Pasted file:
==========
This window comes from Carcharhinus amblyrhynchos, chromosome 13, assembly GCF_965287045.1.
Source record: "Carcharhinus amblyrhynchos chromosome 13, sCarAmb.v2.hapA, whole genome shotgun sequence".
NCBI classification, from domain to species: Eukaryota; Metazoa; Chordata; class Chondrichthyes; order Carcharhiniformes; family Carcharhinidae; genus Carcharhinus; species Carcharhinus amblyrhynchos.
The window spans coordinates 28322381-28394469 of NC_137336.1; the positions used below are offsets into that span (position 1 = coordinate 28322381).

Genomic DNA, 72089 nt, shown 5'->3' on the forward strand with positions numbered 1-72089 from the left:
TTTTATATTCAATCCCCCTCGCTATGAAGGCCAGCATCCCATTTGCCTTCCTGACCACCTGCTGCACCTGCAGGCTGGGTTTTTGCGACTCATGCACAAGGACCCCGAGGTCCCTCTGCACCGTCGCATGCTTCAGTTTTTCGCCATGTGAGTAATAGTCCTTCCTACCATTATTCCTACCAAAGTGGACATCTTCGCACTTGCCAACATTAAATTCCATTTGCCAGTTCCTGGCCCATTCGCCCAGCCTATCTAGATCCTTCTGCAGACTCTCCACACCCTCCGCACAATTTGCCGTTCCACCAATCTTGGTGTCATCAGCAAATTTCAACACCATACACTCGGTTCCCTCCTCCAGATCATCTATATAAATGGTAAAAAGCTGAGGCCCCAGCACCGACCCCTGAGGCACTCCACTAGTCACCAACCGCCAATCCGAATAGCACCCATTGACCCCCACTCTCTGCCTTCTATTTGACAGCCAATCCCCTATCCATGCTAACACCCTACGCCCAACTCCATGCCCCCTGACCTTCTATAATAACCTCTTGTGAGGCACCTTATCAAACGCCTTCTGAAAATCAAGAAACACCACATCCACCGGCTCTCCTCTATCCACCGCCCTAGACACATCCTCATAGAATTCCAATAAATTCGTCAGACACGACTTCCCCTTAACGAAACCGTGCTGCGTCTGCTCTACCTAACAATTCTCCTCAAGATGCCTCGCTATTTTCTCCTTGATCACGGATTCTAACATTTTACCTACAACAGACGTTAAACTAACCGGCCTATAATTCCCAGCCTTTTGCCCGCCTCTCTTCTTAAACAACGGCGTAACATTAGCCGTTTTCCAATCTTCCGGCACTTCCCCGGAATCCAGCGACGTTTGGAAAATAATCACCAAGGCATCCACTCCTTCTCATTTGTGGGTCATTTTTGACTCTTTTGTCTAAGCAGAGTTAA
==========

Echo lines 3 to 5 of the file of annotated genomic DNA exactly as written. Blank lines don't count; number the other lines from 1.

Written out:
NCBI classification, from domain to species: Eukaryota; Metazoa; Chordata; class Chondrichthyes; order Carcharhiniformes; family Carcharhinidae; genus Carcharhinus; species Carcharhinus amblyrhynchos.
The window spans coordinates 28322381-28394469 of NC_137336.1; the positions used below are offsets into that span (position 1 = coordinate 28322381).

Genomic DNA, 72089 nt, shown 5'->3' on the forward strand with positions numbered 1-72089 from the left: